RV Fraud & Lemon Laws
When making a vehicle purchase, a consumer wants some sort of a promise of quality that will guarantee that the expensive machine they’re buying will work properly without issues for at least a certain amount of time. This guarantee is instituted on a federal level through the Magnuson-Moss Warranty Act, but North Carolina also has their own laws written as well, better known as lemon laws. The good news for consumers is that these laws extend beyond simple passenger cars and trucks; they can also include recreational vehicles, or RVs, which can experience many of the same problems that cars do and more due to their large size and number of features.
If you’ve recently purchased an RV and you’ve had to bring it in for repairs of the same issue multiple times already, then you may have purchased a “lemon.” On this blog, we’ll explain what you can do, when you are eligible for a claim, and what you can expect from these cases.
North Carolina’s Lemon Laws, Explained
North Carolina passed its lemon law back in 1987 in order to better-define what was classified as a “lemon” and what consumers who get a lemon are entitled to for relief. Contrary to popular belief, North Carolina’s laws do not cover just regular passenger cars; it applies to any form of a motor vehicle with the exception of a house trailer, so long as the vehicle does not have a gross weight of 10,000 pounds or more.
That may seem fairly heavy, but when it comes to the size of a vehicle, that really isn’t all that much. Class A motorhomes, the largest and most luxurious recreational vehicles, are usually anywhere from 30 to 40 feet in length and have an average weight of between 13,000 and 30,000 pounds. Class C motorhomes can even exceed this number with weights between 10,000 and 12,000 pounds. As a result, don’t be surprised if your RV does not qualify for a lemon law claim in North Carolina.
Federal RV Lemon Laws, Explained
Fortunately, you don’t have worry if North Carolina’s the federal RV lemon law also helps to cover defective RVs, as well as towable RVs like travel trailers, toy haulers, fifth-wheel trailers, and truck campers. While you do have to file these claims a little differently, you may still be able to either get a refund from the manufacturer for your vehicle or have it replaced with a brand new one.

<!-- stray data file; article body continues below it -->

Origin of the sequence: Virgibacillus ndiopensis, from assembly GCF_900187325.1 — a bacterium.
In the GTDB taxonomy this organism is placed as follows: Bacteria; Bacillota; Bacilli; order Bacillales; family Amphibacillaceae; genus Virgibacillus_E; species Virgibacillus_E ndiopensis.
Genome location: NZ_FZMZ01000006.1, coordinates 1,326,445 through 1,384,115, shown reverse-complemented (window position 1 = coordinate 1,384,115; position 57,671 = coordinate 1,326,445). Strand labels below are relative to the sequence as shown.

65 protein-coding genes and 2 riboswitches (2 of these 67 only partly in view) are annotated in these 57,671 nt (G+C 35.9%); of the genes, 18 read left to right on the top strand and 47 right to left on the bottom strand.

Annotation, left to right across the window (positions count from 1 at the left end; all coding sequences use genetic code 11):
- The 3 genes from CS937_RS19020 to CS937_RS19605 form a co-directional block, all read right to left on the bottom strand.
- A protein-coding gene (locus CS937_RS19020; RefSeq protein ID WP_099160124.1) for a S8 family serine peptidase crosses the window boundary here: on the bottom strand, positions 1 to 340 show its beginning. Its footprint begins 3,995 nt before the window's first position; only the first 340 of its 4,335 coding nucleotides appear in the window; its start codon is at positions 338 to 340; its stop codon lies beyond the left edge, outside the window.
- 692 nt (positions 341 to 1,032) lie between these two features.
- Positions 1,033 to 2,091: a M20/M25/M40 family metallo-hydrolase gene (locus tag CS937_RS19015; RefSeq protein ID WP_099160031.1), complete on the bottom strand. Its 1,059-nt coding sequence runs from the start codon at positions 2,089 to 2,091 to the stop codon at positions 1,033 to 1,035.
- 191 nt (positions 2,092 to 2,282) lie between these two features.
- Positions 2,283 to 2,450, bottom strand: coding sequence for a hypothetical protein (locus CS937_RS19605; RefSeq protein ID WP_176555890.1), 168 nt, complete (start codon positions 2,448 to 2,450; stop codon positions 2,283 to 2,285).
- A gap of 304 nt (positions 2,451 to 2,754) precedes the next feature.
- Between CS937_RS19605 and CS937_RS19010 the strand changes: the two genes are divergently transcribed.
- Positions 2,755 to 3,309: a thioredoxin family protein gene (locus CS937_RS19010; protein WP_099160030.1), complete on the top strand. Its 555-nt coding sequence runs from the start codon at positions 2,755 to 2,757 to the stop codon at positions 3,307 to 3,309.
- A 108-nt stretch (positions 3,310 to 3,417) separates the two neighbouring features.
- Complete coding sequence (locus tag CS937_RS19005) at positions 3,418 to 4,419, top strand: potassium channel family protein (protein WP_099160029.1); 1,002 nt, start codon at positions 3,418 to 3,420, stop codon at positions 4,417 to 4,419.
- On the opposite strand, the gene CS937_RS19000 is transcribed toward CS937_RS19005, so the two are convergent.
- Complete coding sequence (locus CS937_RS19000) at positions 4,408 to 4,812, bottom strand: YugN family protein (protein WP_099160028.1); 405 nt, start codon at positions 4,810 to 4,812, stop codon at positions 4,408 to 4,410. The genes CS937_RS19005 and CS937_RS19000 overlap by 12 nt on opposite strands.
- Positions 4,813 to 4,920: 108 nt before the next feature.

According to the federal law, an RV becomes a lemon when two criteria are met: (1) it is still under warranty by the manufacturer or a third party that’s providing it, and (2) it has at least one problem that “substantially impairs the use, value, or safety of the vehicle,” and which has not been fixed within a “reasonable” number of attempts.
That term “reasonable” is subject to some bit of interpretation, and is the reason why RV manufacturers will all fight back so fiercely against lemon law claims. “Reasonable” simply means a number of repair attempts that a problem should be expected to be repaired in. Some simple fixes may only need one shot to be repaired properly. Other, more complex problems may take a few different attempts or strategies to try and get to the bottom of the issue. If repair attempts move beyond this number to the point where you lose confidence that the issue will ever be properly fixed, the warranty on your vehicle will be breached and you’ll be able to file a lemon claim!
How to File a Claim
If you suspect your vehicle may be a lemon, take a look back through your records and gather all correspondence you’ve had with the manufacturer about your issues, plus all records of service and any invoices you’ve had to pay. You’ll need this to demonstrate how many times an issue has emerged, and to prove how many visits were for the same repair issue. You should also contact a North Carolina lemon law attorney for help with creating and filing your claim with the appropriate authorities.
When your lemon law claim is accepted, you’ll generally have two options. First, you’ll have the opportunity to get a brand new RV (of the same make, model, and year if possible) to replace the defective one. You could also choose to get your money back and walk away from the deal entirely. Manufacturers and dealers will often try to steer you towards taking the new vehicle as it costs them less in the long run, however remember that you have the final say in which option you take. You may also be able to have the dealer and manufacturer pay your attorney fees as a part of the federal lemon law as well, should your claim be accepted.If you think your RV may a lemon, don’t hesitate to review your case and see if your issue qualifies. Call The Law Offices of Jason E. Taylor today at (828) 266-0216 to request a case evaluation.